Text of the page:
The Trudeau government has agreed to a tentative, C$5.2-billion bailout for Newfoundland and Labrador’s troubled Muskrat Falls hydropower megaproject, aimed at stopping local electricity rates from almost doubling while taking some of the immediate heat off a province facing serious financial woes.
“Muskrat Falls, which started with great optimism in 2013 on Labrador’s lower Churchill River, has ballooned into a financial albatross that’s now more than $6 billion over budget and years behind schedule,” the Globe and Mail reports. The federal-provincial deal, details of which have yet to be finalized, “would reduce the province’s cost of financing the project and keep Newfoundland’s electricity rates from spiking this fall when the hydro dam is fully online.”
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That’s when the full cost of the project would begin to show up in ratepayers’ power bills.
Ottawa’s offer, announced Wednesday, includes $3.2 billion in annual cash transfers spread over 26 years, equal to the royalties Newfoundland and Labrador collects from the Hibernia offshore oil project, the Globe says. The other $2 billion includes a loan guarantee for the hydro project and a cash contribution to the Labrador-Island Link, the power line that carries the dam’s output from central Labrador to other parts of the province.
“Easing some of the financial burden from Muskrat Falls is seen as a first step in Newfoundland’s efforts to dig out of a crippling fiscal situation with total provincial debt now more than $47.3-billion,” the Globe writes. Prime Minister Justin Trudeau and Liberal Premier Andrew Furey both picked up on that theme in their remarks.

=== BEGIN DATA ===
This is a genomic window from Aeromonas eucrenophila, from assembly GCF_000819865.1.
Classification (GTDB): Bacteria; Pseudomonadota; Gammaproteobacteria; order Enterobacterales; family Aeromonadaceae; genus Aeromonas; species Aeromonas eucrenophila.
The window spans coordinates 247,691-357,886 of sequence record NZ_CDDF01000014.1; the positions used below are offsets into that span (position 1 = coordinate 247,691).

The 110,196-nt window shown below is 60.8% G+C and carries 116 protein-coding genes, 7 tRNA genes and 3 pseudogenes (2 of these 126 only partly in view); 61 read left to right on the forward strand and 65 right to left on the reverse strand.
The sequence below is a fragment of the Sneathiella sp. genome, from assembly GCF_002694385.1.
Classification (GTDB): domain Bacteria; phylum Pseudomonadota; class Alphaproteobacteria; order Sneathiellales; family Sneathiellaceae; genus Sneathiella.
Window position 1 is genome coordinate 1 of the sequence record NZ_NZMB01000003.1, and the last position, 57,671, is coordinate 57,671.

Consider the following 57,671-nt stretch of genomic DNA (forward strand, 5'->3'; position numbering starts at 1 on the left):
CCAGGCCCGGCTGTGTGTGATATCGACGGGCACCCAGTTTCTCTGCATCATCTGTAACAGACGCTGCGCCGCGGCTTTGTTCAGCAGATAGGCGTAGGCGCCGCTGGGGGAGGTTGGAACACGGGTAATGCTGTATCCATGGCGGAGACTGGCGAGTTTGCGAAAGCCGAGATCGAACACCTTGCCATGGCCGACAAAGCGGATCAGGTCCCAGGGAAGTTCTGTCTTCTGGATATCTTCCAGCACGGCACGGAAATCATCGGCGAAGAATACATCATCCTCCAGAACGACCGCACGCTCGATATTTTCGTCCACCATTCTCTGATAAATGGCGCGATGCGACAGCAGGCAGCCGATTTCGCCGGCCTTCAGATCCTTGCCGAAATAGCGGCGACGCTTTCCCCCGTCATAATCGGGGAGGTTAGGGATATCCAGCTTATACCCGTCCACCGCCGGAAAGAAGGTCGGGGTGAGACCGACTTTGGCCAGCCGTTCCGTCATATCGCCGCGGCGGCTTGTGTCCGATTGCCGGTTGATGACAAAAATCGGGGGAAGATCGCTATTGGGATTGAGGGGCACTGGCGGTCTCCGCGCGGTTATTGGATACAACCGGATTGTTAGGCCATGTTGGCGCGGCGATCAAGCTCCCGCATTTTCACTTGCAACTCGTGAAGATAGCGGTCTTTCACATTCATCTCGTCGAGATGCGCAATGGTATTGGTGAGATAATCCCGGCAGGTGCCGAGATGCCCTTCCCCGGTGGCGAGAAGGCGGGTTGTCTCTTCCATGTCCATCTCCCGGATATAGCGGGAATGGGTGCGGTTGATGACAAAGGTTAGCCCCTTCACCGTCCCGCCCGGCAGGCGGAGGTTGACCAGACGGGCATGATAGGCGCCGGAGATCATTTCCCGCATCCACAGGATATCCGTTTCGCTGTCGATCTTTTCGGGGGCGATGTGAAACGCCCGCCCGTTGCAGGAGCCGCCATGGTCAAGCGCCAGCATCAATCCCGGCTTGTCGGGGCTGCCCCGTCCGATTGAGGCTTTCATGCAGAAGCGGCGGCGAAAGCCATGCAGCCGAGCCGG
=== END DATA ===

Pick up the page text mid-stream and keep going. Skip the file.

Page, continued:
“The pressures and challenges faced by Newfoundlanders and Labradorians for mistakes made in the past is something that Canadians all needed to step up on, and that’s exactly what we did,” Trudeau said, during a swing through Atlantic Canada that was widely interpreted as a pre-election tour.
“What a huge day for Newfoundland and Labrador,” Furey added. “Today, the weight begins to lift and we can all breathe a measured sigh of relief.”
Innu Nation Grand Chief Etienne Rich said the nation wasn’t consulted on the deal, and pointed to “an unresolved land claim with Ottawa that would give his people the right to approve any future hydroelectric projects on their traditional land in Labrador,” the Globe says. The story includes a photo of project opponents demonstrating against “poison and drowning” and in favour of “Labrador land protectors” on Parliament Hill in 2018.
Two years earlier, Nunatsiavut communities downstream of the project staged an occupation and hunger strike to flag serious concerns about methylmercury pollution they said would occur after the Muskrat Falls dam was flooded.
The Globe also picks up on the political pushback to the announcement, with Bloc Québécois natural resources critic Mario Simard saying an equivalent ratepayer buyout in his home province would have cost Ottawa $210 billion.